Intelligence has many definitions and types. For instance, creativity is a form of intelligence, and there are different kinds of creative intelligence. Also, there are various attributes that make a person intelligent. Heredity is a contributor to one’s intelligence, just as the environment is a salient factor. In developing intelligence, education plays a major role. In understanding intelligence, topics like modification, IQ tests and intelligence prediction, cultural views and theories of intelligence are notable. All of these factors are considered in personal development. The wide variety of factors and types of intelligence leads to the complexity of developing a comprehensive definition and understanding of intelligence. It is necessary to remain open to such complexity and ensure flexibility in integrating such factors in developing solutions for childhood education and moral development.
Moral development is also important in personal development. Moral development and intelligence can influence each other. However, moral development can be contentious, especially in this age of moral relativism. What one views as lack of moral judgment may not be a moral issue to others. Such issues touch on difficulties of instilling good moral values in children. With varying moral points of view, children could get confused about good moral values by observing their parents.
Elements of Intelligence
Intelligence is a complex subject that many people have tried to establish theories on. Intelligence has many contributing factors, including physiological potential, environmental influences, and experience. Typically, the positive presence of just one of these factors may make a person intelligent. However, studies show that it takes all three factors to make a person excel in intelligence. Based on these considerations, an appropriate educational program for childhood development must support these three contributing factors.
Perkins, in the 1995 book Smart Schools, argues that intelligence has three major elements:
- Neural intelligence (physical potential)
- Experiential intelligence (knowledge and expertise gained through experience)
- Reflective intelligence (personal strategies at problem solving and decision-making)
Metacognition and Intelligence
Metacognition is a recent concept in educational psychology. It is defined as one’s ability to learn how to learn, and adapt strategies to make learning procedures more effective. Metacognition has three main components:
- Establishing a plan to improve learning
- Observing how effective the plan is
- Making changes to the plan to make it better
Metacognition is a factor that distinguishes the expert learner from the novice learner. An expert learner has properly developed metacognition skills. These metacognition skills function as tools for faster and more effective learning. One’s metacognition level affects perceived or assessed intelligence.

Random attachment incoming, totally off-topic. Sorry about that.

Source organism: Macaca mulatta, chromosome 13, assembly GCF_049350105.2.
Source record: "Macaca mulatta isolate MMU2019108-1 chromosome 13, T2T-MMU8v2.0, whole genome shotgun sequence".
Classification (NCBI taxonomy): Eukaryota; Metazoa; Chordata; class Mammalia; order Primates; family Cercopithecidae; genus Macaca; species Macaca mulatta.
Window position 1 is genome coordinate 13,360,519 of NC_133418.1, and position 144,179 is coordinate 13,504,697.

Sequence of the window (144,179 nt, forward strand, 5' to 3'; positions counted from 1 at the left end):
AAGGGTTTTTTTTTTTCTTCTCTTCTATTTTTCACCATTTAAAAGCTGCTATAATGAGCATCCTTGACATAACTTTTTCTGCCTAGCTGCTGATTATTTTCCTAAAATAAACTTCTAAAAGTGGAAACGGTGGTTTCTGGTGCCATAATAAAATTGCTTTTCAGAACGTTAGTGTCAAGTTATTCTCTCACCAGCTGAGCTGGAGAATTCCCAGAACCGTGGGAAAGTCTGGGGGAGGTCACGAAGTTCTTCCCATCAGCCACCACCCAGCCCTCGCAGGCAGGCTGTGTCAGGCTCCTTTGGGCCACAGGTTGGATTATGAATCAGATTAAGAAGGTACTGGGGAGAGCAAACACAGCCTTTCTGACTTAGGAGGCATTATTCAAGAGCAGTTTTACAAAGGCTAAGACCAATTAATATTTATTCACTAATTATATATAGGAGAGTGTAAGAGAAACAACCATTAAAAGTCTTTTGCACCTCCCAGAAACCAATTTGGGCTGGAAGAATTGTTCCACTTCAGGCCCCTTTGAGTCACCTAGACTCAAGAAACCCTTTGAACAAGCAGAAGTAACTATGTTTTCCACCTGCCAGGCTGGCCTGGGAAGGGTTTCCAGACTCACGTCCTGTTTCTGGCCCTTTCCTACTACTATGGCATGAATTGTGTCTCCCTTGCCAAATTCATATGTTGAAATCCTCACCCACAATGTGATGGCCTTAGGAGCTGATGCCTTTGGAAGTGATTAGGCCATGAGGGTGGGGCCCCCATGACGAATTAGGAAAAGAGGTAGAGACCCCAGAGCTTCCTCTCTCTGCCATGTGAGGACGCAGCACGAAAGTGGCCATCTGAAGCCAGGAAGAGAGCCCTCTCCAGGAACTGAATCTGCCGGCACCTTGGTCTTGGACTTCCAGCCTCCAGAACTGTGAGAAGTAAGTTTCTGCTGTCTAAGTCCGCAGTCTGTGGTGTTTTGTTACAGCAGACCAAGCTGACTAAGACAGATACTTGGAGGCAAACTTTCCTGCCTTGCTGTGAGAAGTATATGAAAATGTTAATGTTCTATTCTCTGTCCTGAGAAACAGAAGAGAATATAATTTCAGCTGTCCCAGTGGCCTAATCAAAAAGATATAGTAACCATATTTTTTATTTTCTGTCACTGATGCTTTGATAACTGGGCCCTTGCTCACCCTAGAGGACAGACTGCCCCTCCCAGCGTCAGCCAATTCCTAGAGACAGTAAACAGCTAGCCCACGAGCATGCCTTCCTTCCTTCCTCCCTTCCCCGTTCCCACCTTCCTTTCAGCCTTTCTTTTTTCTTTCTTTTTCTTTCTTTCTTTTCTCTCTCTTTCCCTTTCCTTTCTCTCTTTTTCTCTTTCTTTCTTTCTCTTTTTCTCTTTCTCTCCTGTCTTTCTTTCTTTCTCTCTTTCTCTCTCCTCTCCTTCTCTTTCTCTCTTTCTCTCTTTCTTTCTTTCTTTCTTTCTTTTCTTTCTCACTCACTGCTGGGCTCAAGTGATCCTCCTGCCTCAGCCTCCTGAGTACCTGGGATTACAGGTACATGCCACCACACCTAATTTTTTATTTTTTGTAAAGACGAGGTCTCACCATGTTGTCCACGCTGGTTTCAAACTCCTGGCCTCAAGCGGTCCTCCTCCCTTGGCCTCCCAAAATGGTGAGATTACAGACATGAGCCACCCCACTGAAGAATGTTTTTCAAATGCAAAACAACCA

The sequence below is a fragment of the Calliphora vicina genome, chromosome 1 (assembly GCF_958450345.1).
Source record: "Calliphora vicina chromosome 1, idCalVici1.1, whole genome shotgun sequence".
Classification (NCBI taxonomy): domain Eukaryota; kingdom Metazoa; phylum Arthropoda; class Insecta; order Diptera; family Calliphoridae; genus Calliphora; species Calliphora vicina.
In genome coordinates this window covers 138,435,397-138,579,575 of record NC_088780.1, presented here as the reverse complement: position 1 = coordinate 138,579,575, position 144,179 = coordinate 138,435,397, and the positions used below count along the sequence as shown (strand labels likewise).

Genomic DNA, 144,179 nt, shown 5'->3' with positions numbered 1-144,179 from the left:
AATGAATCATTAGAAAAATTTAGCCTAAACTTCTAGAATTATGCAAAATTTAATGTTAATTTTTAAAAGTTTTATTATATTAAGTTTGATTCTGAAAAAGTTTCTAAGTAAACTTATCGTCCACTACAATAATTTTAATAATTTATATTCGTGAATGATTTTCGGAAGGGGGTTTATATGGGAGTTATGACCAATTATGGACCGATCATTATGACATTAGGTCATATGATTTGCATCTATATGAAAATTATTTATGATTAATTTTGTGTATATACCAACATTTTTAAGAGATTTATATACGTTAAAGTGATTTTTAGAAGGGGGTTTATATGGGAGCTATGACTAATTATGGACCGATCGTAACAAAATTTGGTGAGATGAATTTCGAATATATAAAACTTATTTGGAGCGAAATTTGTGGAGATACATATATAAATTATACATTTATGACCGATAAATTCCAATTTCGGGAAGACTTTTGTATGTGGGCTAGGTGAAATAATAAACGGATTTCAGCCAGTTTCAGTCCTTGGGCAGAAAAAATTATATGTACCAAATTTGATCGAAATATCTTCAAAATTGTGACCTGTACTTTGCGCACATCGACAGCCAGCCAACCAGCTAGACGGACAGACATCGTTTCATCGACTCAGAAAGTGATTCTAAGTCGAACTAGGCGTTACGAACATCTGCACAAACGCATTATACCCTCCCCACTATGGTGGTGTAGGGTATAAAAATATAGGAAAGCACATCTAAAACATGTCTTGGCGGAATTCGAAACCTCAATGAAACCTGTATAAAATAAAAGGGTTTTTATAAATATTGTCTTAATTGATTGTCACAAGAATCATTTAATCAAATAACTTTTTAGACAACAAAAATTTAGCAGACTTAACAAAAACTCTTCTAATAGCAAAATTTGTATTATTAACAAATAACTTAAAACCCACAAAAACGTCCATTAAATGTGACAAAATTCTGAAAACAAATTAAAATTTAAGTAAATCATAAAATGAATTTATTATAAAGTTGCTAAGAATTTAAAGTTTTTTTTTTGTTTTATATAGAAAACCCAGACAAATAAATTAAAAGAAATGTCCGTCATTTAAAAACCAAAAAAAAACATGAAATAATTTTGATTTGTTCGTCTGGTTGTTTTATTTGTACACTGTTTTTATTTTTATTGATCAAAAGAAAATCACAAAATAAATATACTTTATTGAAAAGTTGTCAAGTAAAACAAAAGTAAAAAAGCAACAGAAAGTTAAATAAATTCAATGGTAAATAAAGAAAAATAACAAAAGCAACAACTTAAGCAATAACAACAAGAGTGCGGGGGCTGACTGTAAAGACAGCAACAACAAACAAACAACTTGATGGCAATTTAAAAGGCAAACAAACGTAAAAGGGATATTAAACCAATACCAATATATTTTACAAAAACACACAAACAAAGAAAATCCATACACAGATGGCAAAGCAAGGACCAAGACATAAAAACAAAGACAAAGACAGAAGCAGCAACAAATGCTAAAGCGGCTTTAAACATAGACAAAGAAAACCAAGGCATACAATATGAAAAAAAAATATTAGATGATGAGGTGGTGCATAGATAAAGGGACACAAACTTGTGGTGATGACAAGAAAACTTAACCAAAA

Moral development is also linked to personal development. Instilling good moral values in children has become more challenging because of technology. Digital technology makes it easier for violent content to reach children in the home. Culturally, people have become liberal and open-minded. As a result, what used to be questionable moral values have become popular and sometimes even praiseworthy.
Parents hold the key to instilling good moral values in children. The way parents think and act are easily seen and mimicked by children. Children learn a lot from people around them. If parents behave in ways that are morally wrong, children could become confused and adopt similar morally wrong behaviors. Parents must recognize that they are role models to their children.
- Agency for Healthcare Research and Quality. Diagnostic Failure: A Cognitive and Affective Approach.
- Indiana Department of Education. Multiple intelligences.
- Mazzoni, G., & Nelson, T. O. (Eds.). (2014). Metacognition and cognitive neuropsychology: Monitoring and control processes. Psychology Press.
- Perkins, D. (1995). Smart Schools: From Training Memories to Educating Minds. NY: The Free Press.
- Roll, I., Aleven, V., McLaren, B., & Koedinger, K. (2007). Designing for metacognition. Metacognition Learning.
- U.S. Department of Education (2005). Helping Your Child become a Responsible Citizen.
- U.S. Department of Education (2010). Parents and Teachers: What Does an Effective Partnership Look Like?